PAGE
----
I heard someone say something this week that really struck me. During the course of the conversation, someone mentioned that someone belongs to XXX church. I am accustomed to hearing that someone is a member of XXX church, not that they belong to said church. Belonging was a new turn of phrase and it has stayed with me.
It has stayed with me, of course, because I have been talking with you these last three weeks about belonging. Belonging leading to connection. And connection leading to purpose. And purpose leading into the very heart of God and a life of joy. It is not always so linear but I do believe that these three attributes help to awaken us to a big, generative and meaning drenched life. Take away any one and we feel diminished.
So when I heard “they belong to the church in XXX”, it stayed with me.
I have lots of memberships. I am a member of the YMCA. I am a member of my local pool, WGBH and a whole host of other charitable organizations. I am happy to be a member of these places. I am happy to pay the membership dues, celebrate the good work that the organizations do and partake of what they have to offer. I feel enriched by what my membership entitles me to enjoy and am quite loyal to the organizations of which I am a member.
But belonging has a qualitative depth that membership does not in the secular parlance of today. Belonging is what we celebrated last Sunday in the baptism of RJ. Membership I think has taken on the connotation of what one is then entitled to. Only members of WGBH can watch all the back episodes of Downton Abby or Poldark. Belonging does not carry this connotation of special entitlement. Belonging is something all-together different.
First to be clear (and here I borrow wisdom from Brené Brown) belonging has nothing to do with fitting in. In fact, belonging may very well may be the exact opposite of fitting in. Fitting in is conforming oneself to meeting the expectations of another. It breaks my heart now when I look back and see how much time and energy I have wasted in my life trying to fit in. Fitting in is about trying to find acceptance by striving to meet the standards set by someone else and fitting in is inherently unstable. Why? Because, fitting in only works by exclusion. It is not possible to fit in unless there are also those who do not, who do not fit in.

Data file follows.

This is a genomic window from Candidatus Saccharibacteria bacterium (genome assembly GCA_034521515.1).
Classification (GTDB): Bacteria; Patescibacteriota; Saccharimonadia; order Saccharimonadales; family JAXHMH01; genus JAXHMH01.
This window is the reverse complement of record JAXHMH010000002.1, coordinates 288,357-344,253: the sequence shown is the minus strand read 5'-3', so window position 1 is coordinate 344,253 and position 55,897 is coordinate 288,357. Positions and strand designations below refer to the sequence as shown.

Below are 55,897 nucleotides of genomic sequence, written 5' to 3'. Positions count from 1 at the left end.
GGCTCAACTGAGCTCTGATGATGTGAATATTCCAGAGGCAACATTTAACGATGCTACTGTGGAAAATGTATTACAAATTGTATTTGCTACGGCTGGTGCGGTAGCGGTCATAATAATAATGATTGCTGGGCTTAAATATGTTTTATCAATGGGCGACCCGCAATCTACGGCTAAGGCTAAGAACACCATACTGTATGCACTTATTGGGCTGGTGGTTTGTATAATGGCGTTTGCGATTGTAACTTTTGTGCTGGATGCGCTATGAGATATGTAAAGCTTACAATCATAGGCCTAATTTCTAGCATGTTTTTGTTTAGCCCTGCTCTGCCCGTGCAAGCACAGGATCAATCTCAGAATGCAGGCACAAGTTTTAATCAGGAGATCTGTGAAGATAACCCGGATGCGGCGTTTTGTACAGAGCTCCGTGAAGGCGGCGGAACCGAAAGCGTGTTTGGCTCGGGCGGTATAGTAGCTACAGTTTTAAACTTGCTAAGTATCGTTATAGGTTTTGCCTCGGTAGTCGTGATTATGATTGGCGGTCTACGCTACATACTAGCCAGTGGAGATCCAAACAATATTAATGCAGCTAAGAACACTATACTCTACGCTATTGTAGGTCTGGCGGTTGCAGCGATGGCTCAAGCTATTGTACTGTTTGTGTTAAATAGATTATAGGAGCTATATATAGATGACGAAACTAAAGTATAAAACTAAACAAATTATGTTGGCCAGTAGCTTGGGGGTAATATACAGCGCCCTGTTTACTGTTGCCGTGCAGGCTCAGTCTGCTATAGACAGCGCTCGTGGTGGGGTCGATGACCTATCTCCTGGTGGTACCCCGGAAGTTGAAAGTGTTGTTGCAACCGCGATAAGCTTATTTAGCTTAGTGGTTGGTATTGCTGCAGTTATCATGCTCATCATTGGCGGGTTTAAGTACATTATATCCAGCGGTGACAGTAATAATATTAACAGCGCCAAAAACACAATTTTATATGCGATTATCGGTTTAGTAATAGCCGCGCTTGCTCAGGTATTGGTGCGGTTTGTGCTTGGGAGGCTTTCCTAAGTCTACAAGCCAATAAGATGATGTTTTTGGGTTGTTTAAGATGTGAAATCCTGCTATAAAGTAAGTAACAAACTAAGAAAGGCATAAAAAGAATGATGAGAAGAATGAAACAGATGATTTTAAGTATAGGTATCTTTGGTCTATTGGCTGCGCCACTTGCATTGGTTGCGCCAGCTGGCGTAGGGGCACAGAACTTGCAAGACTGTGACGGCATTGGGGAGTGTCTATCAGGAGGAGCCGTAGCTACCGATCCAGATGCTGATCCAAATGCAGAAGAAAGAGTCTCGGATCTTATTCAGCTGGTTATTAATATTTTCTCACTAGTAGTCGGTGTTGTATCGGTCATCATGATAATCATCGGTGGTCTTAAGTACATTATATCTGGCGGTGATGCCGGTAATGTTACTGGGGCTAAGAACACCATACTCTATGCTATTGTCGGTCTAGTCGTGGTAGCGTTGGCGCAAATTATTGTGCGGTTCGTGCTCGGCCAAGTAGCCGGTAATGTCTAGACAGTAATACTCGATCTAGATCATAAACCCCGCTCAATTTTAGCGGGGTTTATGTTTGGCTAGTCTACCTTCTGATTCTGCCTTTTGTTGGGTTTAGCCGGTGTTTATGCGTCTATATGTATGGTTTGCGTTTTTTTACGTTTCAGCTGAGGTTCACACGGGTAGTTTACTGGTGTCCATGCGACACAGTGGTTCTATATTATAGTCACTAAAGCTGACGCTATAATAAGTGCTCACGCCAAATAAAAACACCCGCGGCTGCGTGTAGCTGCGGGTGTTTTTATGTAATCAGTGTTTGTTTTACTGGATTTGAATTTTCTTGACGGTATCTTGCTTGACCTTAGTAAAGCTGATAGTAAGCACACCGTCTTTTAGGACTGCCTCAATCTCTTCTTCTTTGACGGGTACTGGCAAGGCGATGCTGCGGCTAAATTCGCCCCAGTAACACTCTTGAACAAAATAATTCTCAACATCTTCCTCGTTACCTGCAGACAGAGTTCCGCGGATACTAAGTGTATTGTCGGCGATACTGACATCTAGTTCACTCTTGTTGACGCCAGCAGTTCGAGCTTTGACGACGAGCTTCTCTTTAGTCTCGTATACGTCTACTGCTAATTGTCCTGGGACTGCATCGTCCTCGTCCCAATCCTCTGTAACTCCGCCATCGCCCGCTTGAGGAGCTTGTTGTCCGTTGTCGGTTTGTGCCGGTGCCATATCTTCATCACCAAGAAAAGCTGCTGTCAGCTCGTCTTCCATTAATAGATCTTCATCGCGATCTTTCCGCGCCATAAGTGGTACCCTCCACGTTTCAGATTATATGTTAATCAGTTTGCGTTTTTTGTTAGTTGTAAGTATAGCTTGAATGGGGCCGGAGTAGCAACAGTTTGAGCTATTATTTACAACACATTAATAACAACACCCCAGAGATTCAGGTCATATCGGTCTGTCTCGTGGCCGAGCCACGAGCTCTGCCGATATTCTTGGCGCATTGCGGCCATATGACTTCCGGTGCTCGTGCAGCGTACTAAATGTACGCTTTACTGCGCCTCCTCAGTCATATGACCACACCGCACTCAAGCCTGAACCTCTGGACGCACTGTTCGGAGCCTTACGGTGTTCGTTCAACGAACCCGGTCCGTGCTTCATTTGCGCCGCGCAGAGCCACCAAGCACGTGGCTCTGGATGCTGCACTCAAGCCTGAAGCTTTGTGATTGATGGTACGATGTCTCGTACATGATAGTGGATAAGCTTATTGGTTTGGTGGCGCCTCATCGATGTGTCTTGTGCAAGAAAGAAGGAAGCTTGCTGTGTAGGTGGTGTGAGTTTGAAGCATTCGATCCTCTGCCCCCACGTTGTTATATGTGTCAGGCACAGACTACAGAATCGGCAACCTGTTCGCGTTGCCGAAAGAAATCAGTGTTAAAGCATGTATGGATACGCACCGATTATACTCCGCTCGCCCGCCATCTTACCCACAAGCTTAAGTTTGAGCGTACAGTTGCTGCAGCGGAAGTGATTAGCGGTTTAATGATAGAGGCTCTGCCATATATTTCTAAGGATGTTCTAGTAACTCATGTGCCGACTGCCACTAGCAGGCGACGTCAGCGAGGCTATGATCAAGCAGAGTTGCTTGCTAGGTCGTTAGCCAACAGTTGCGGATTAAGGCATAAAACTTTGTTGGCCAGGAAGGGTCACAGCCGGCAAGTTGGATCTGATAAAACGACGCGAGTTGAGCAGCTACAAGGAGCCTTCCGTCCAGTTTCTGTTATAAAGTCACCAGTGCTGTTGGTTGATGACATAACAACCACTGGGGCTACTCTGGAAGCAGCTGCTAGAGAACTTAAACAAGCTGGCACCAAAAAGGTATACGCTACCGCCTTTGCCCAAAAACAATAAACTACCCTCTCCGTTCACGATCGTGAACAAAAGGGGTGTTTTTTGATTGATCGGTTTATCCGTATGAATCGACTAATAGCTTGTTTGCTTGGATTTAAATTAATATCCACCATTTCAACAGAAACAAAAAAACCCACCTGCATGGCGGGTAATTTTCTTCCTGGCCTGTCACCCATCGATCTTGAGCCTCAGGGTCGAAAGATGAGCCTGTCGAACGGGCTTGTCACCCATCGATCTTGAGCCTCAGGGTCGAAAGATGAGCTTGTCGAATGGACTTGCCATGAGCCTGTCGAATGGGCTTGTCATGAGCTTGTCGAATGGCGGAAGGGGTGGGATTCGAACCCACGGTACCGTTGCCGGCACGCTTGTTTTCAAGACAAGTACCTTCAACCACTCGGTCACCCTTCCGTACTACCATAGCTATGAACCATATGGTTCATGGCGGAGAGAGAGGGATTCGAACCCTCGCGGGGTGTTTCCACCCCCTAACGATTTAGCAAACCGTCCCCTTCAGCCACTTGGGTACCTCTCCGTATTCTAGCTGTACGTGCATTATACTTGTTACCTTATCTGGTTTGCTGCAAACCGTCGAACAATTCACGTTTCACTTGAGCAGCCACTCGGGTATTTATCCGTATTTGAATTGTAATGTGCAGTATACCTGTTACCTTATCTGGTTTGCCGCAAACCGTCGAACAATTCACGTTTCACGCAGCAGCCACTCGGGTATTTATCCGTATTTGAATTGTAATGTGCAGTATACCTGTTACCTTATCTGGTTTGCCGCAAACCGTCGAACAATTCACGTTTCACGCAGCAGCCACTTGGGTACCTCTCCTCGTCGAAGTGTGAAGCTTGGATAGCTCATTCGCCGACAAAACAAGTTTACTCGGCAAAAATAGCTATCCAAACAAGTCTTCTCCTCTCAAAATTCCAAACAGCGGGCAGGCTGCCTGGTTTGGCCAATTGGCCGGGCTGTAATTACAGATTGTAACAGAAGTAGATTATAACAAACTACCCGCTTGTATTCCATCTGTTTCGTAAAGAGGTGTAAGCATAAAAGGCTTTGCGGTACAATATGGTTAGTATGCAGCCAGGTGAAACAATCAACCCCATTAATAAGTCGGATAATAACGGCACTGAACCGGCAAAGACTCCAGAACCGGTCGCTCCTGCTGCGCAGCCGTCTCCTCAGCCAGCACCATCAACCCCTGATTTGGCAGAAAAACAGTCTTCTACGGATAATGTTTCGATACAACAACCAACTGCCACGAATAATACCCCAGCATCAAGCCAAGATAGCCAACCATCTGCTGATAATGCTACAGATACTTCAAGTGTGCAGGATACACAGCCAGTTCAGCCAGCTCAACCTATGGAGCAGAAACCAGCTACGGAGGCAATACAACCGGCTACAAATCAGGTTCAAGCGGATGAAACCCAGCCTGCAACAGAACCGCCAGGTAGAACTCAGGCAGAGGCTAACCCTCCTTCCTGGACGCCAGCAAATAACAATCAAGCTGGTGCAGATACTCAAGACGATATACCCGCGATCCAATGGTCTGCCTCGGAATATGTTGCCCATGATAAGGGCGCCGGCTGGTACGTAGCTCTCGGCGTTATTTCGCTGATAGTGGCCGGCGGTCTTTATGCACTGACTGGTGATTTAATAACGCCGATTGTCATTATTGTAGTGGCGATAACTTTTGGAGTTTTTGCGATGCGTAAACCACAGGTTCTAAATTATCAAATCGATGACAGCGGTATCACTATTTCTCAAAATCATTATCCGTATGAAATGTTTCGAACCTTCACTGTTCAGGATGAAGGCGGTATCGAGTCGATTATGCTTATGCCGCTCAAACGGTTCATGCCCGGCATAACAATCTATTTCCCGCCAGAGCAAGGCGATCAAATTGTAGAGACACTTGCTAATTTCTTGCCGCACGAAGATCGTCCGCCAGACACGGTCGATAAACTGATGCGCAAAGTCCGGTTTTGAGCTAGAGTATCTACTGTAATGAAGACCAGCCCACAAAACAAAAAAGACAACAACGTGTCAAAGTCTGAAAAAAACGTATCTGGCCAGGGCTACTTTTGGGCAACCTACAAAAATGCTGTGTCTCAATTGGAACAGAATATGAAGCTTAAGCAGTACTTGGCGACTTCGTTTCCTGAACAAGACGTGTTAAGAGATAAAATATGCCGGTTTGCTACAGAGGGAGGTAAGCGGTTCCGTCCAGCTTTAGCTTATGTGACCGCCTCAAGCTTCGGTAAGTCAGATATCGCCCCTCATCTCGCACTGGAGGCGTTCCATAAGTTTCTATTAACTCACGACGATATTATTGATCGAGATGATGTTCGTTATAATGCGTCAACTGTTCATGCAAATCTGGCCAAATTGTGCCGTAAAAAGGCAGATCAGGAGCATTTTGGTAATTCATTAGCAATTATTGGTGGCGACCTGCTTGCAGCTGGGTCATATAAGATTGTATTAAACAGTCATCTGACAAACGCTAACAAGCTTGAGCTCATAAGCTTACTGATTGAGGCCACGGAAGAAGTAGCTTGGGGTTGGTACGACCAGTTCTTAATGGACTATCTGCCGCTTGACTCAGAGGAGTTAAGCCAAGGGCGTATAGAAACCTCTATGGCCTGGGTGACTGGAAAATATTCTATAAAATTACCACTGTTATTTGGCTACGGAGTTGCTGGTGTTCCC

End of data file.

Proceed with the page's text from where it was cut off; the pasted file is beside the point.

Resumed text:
We saw this a few years back when the Engine 6 proposal came on line in Waban. We heard by some that those formerly homeless people who would have been housed in Waban would not fit in. They would not fit the standard or mold of what Waban was all about. What it takes to fit in was reinforced and made clearer by the exclusion of others.
Belonging is something totally different. Belonging is having the courage to show up as who we uniquely are and find acceptance. Belonging begins, I believe, with showing up in our relationship with God and accepting that we are loved even when we ourselves may feel unloveable.
And then belonging begins to work on our relationship with ourselves. Can we love ourselves enough to accept ourselves for who we are? Can we come out of our hiding, die to deception and defensiveness and step into the grace that awaits us on the far side of forgiveness? And then can we extend that grace to those around us? Can we create a community where grace is the connective tissue that binds us one to another in love?
The other thing about belonging is that it is not defined by exclusion. Belonging is not made clear by scarcity, limits or fear. Belonging is inherently stable in and of itself. There is a generative roominess to belonging. Because there is a gravitational pull at its center. Belonging draws us in to God, ourselves and each other and in doing so meets our deepest need. At our mission meeting last month, one of those gathered said that they loved the word “belonging” because it meet the hearts longing to be. Isn’t that perfect!!!
It is my greatest hope that we can let ourselves be a place of belonging. I say “let ourselves be” because belonging is not something we need to create. It is already what is if we can find the courage to set down our defensiveness, judgment, desire to fit in, fear of scarcity etc. To walk in the way of Jesus is to walk in the way of belonging. It is a pathway of freedom that enables us to redirect all the misspent energy of trying to fit in into reaching out to others and welcoming them home.